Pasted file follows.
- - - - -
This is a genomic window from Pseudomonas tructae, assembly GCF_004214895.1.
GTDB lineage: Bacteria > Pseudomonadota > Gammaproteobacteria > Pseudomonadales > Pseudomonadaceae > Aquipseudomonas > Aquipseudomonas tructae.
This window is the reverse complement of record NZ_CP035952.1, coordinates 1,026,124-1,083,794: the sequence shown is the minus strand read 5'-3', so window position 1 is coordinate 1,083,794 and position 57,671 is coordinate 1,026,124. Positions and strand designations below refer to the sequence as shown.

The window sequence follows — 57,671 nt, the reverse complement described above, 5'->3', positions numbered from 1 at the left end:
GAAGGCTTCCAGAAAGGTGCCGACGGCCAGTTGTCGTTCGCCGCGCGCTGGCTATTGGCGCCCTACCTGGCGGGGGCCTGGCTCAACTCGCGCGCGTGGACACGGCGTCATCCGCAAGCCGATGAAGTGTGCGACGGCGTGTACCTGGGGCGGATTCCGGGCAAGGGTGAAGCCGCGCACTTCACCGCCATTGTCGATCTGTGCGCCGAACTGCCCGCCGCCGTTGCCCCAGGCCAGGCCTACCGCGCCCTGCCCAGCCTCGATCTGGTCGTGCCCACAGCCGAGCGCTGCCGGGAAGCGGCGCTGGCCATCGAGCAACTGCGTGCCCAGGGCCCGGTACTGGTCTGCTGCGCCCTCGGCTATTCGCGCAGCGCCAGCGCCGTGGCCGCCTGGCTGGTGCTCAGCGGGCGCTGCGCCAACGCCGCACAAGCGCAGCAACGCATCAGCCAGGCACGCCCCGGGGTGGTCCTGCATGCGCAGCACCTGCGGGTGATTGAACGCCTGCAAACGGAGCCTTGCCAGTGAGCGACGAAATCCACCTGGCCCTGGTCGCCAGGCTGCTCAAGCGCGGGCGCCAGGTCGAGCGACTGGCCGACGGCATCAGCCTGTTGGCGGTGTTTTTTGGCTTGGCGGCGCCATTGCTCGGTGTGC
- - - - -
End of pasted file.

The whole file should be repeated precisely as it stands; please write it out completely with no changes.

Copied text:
This is a genomic window from Pseudomonas tructae, assembly GCF_004214895.1.
GTDB lineage: Bacteria > Pseudomonadota > Gammaproteobacteria > Pseudomonadales > Pseudomonadaceae > Aquipseudomonas > Aquipseudomonas tructae.
This window is the reverse complement of record NZ_CP035952.1, coordinates 1,026,124-1,083,794: the sequence shown is the minus strand read 5'-3', so window position 1 is coordinate 1,083,794 and position 57,671 is coordinate 1,026,124. Positions and strand designations below refer to the sequence as shown.

The window sequence follows — 57,671 nt, the reverse complement described above, 5'->3', positions numbered from 1 at the left end:
GAAGGCTTCCAGAAAGGTGCCGACGGCCAGTTGTCGTTCGCCGCGCGCTGGCTATTGGCGCCCTACCTGGCGGGGGCCTGGCTCAACTCGCGCGCGTGGACACGGCGTCATCCGCAAGCCGATGAAGTGTGCGACGGCGTGTACCTGGGGCGGATTCCGGGCAAGGGTGAAGCCGCGCACTTCACCGCCATTGTCGATCTGTGCGCCGAACTGCCCGCCGCCGTTGCCCCAGGCCAGGCCTACCGCGCCCTGCCCAGCCTCGATCTGGTCGTGCCCACAGCCGAGCGCTGCCGGGAAGCGGCGCTGGCCATCGAGCAACTGCGTGCCCAGGGCCCGGTACTGGTCTGCTGCGCCCTCGGCTATTCGCGCAGCGCCAGCGCCGTGGCCGCCTGGCTGGTGCTCAGCGGGCGCTGCGCCAACGCCGCACAAGCGCAGCAACGCATCAGCCAGGCACGCCCCGGGGTGGTCCTGCATGCGCAGCACCTGCGGGTGATTGAACGCCTGCAAACGGAGCCTTGCCAGTGAGCGACGAAATCCACCTGGCCCTGGTCGCCAGGCTGCTCAAGCGCGGGCGCCAGGTCGAGCGACTGGCCGACGGCATCAGCCTGTTGGCGGTGTTTTTTGGCTTGGCGGCGCCATTGCTCGGTGTGC